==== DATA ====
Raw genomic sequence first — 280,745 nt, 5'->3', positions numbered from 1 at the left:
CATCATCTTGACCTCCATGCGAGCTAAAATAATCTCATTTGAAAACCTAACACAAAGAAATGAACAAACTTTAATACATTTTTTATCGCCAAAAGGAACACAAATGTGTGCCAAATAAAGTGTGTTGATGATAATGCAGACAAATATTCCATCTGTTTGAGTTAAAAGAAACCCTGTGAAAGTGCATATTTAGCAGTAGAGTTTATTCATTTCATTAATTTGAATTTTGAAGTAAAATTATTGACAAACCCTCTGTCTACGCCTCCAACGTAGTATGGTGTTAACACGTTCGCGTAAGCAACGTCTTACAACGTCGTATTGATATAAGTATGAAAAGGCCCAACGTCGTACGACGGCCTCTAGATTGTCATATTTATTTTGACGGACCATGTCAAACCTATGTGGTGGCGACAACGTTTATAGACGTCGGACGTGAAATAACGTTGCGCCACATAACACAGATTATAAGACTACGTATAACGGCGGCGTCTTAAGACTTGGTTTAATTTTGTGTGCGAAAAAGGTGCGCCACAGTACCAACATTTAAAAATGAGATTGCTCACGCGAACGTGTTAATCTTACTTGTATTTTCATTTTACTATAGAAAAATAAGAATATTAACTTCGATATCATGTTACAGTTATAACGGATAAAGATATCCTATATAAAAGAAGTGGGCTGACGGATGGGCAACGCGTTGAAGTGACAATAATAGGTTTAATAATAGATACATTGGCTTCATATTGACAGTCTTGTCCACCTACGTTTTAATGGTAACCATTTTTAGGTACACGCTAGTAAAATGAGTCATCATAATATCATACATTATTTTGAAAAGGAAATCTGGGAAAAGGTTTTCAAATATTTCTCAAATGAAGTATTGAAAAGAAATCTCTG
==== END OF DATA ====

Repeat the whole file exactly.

Raw genomic sequence first — 280,745 nt, 5'->3', positions numbered from 1 at the left:
CATCATCTTGACCTCCATGCGAGCTAAAATAATCTCATTTGAAAACCTAACACAAAGAAATGAACAAACTTTAATACATTTTTTATCGCCAAAAGGAACACAAATGTGTGCCAAATAAAGTGTGTTGATGATAATGCAGACAAATATTCCATCTGTTTGAGTTAAAAGAAACCCTGTGAAAGTGCATATTTAGCAGTAGAGTTTATTCATTTCATTAATTTGAATTTTGAAGTAAAATTATTGACAAACCCTCTGTCTACGCCTCCAACGTAGTATGGTGTTAACACGTTCGCGTAAGCAACGTCTTACAACGTCGTATTGATATAAGTATGAAAAGGCCCAACGTCGTACGACGGCCTCTAGATTGTCATATTTATTTTGACGGACCATGTCAAACCTATGTGGTGGCGACAACGTTTATAGACGTCGGACGTGAAATAACGTTGCGCCACATAACACAGATTATAAGACTACGTATAACGGCGGCGTCTTAAGACTTGGTTTAATTTTGTGTGCGAAAAAGGTGCGCCACAGTACCAACATTTAAAAATGAGATTGCTCACGCGAACGTGTTAATCTTACTTGTATTTTCATTTTACTATAGAAAAATAAGAATATTAACTTCGATATCATGTTACAGTTATAACGGATAAAGATATCCTATATAAAAGAAGTGGGCTGACGGATGGGCAACGCGTTGAAGTGACAATAATAGGTTTAATAATAGATACATTGGCTTCATATTGACAGTCTTGTCCACCTACGTTTTAATGGTAACCATTTTTAGGTACACGCTAGTAAAATGAGTCATCATAATATCATACATTATTTTGAAAAGGAAATCTGGGAAAAGGTTTTCAAATATTTCTCAAATGAAGTATTGAAAAGAAATCTCTG